The story of 46 Labs is also the story of one CEO’s journey. Trevor Francis is a leading authority on connectivity infrastructures.
He is the founder and CEO of 46 Labs, has built voice and data networks on four continents, and has multiple decades of experience developing cutting-edge digital transformation solutions for large enterprises and service providers. It’s a massive pedigree, but it’s born of passion.
Connectivity and communication are the bedrock of our progress. As we’ve moved from landline phones to cellular data and beyond, how we connect and the ease with which we communicate are essentials of contemporary life.
Whether helping operations teams combine network hardware following mergers and acquisitions or migrating enterprise customers to an entirely new carrier network, 46 Labs turn messy network infrastructure into layers that work together cohesively.
Global businesses need their employees to connect internally and with their customers seamlessly and securely. What better way to communicate with customers than through voice and messaging? That is why Trevor Francis started 46 Labs. Getting there, however, was anything but easy.
After studying MIS at the University of Oklahoma and finance at Harvard University, Francis saw a drastic need for connectivity in developing countries. Francis began his telecom career by helping push-to-talk (PTT) services in developing countries to modernize their infrastructure.
His success in those engagements led to management agreements to operate those networks on behalf of the operators. 11 years later, 46 Labs is still going strong.
Francis’ telecom experience started in the jungles of Central America. In his twenties, he fixed reliability issues with rural phone networks in Honduras. Francis says he was naive enough to take the assignment and quickly learned how international business worked.
That experience led him to Africa and eventually back to the United States. Francis was thrown into the pool’s deep end early by solving complex multi-national network issues. He has since drawn on that experience to develop software that solves many of the same problems for global service providers and enterprises.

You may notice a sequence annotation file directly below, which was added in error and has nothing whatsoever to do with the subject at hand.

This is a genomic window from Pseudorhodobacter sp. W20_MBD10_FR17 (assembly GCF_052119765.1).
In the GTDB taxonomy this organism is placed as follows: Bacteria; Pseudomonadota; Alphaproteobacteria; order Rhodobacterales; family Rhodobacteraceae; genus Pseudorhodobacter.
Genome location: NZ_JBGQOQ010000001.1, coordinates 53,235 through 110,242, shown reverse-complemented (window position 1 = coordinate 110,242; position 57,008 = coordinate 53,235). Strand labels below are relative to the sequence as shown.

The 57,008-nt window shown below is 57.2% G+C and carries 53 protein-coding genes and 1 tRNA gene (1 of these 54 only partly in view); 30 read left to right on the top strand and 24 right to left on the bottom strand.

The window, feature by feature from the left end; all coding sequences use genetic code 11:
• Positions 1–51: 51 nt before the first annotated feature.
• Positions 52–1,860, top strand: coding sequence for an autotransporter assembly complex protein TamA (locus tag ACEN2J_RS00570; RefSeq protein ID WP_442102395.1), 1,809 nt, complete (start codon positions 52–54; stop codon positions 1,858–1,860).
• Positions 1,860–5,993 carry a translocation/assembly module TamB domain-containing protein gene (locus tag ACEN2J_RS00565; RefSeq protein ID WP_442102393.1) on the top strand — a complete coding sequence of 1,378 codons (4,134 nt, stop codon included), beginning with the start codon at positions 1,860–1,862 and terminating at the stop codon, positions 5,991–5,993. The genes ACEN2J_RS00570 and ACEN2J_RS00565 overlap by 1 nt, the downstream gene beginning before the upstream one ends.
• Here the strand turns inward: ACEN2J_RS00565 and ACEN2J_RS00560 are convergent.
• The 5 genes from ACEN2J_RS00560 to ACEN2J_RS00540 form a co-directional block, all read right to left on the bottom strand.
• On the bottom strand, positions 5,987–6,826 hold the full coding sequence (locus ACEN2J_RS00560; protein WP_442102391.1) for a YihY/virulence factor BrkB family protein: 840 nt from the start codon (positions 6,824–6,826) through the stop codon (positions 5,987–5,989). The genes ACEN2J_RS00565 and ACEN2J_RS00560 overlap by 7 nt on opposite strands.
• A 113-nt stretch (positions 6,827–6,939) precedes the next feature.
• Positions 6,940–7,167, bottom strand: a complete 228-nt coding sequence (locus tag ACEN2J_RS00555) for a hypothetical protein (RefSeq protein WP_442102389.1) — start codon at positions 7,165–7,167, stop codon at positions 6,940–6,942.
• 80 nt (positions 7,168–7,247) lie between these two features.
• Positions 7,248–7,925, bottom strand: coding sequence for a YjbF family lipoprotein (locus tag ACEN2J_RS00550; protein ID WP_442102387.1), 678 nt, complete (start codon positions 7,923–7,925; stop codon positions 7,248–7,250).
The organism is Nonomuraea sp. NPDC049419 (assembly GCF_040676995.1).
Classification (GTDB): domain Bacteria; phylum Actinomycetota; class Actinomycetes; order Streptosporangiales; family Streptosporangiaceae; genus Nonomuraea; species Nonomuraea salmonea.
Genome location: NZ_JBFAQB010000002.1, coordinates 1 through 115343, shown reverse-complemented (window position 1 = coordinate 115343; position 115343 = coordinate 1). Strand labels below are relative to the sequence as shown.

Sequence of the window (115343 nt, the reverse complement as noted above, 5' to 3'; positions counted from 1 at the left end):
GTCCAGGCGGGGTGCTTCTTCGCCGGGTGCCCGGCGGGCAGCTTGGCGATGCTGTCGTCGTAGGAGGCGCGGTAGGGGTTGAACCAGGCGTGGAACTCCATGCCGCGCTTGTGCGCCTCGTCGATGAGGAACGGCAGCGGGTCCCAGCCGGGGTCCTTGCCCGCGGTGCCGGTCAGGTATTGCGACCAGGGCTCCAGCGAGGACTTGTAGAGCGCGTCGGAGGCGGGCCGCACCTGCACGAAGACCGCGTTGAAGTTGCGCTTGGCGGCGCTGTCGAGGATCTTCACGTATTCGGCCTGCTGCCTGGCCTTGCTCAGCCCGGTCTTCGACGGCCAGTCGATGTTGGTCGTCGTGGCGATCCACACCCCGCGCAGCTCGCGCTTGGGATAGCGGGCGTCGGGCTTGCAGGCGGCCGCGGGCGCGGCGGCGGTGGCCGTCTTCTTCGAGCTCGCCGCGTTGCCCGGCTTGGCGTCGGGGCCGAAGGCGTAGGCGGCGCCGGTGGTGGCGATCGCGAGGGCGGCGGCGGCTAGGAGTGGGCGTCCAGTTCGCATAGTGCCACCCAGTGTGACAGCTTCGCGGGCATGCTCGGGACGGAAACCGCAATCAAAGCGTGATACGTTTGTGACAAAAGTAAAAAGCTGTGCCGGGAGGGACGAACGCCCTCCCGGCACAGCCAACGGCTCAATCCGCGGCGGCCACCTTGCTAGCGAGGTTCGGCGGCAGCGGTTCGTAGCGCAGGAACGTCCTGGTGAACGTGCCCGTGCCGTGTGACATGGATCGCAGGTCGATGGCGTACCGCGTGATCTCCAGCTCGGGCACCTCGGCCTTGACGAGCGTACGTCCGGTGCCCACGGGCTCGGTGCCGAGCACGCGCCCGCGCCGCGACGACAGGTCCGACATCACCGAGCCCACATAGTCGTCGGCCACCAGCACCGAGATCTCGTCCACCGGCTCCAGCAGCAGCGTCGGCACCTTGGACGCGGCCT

“Launching a bootstrapped organization is not for the faint of heart. It’s like trying to thread a needle while sitting on the hood of a car going 100 miles an hour toward a brick wall,” said Francis. “The odds of success aren’t great, and I was lucky enough to thread that needle with 46 Labs.”
When asked about the key to his success, Francis says he owes it all to adaptability. He has built an adaptable family and business through listening, observing, and experimenting.
Francis believes adaptability is the key to maintaining business success because he sees opportunity in change. Technology changes, markets change, trends change, and culture changes, but all of these changes bring new opportunities, and opportunity is what fuels businesses, regardless of industry.
Easier said than done. Francis’ story points to a core practice that doesn’t change even if the technology, the idea, or the conditions do. Being open to change and able to work within it isn’t simple, but it’s required.
From that skill, take action, and seek opportunities to navigate change. Francis’ advice for up-and-coming entrepreneurs is one thing: say “yes “to everything.
By taking risks early on and learning what they love to do, young entrepreneurs will quickly learn what they enjoy doing and what they can make a career out of. Through problem-solving, constant adaptation, and experimentation, those who are looking for success will find it.